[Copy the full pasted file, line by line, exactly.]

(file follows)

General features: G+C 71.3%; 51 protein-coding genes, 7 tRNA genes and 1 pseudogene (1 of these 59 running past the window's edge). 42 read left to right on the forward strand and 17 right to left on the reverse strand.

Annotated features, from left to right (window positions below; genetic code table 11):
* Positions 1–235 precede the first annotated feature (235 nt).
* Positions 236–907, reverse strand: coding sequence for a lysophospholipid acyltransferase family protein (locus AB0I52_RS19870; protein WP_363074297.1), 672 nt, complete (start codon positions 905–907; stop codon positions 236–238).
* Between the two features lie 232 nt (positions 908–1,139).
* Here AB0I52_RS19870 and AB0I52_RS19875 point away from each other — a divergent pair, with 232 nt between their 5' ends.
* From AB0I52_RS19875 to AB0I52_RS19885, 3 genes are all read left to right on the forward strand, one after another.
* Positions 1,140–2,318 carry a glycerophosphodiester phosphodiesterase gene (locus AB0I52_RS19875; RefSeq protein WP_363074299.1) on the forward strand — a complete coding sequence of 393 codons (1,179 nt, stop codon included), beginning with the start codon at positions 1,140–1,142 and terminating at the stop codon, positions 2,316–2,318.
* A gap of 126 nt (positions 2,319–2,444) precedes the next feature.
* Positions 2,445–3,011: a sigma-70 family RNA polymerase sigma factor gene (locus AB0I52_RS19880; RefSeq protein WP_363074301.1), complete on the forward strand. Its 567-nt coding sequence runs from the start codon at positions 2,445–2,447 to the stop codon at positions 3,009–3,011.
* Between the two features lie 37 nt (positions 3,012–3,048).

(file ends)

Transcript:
General features: G+C 71.3%; 51 protein-coding genes, 7 tRNA genes and 1 pseudogene (1 of these 59 running past the window's edge). 42 read left to right on the forward strand and 17 right to left on the reverse strand.

Annotated features, from left to right (window positions below; genetic code table 11):
* Positions 1–235 precede the first annotated feature (235 nt).
* Positions 236–907, reverse strand: coding sequence for a lysophospholipid acyltransferase family protein (locus AB0I52_RS19870; protein WP_363074297.1), 672 nt, complete (start codon positions 905–907; stop codon positions 236–238).
* Between the two features lie 232 nt (positions 908–1,139).
* Here AB0I52_RS19870 and AB0I52_RS19875 point away from each other — a divergent pair, with 232 nt between their 5' ends.
* From AB0I52_RS19875 to AB0I52_RS19885, 3 genes are all read left to right on the forward strand, one after another.
* Positions 1,140–2,318 carry a glycerophosphodiester phosphodiesterase gene (locus AB0I52_RS19875; RefSeq protein WP_363074299.1) on the forward strand — a complete coding sequence of 393 codons (1,179 nt, stop codon included), beginning with the start codon at positions 1,140–1,142 and terminating at the stop codon, positions 2,316–2,318.
* A gap of 126 nt (positions 2,319–2,444) precedes the next feature.
* Positions 2,445–3,011: a sigma-70 family RNA polymerase sigma factor gene (locus AB0I52_RS19880; RefSeq protein WP_363074301.1), complete on the forward strand. Its 567-nt coding sequence runs from the start codon at positions 2,445–2,447 to the stop codon at positions 3,009–3,011.
* Between the two features lie 37 nt (positions 3,012–3,048).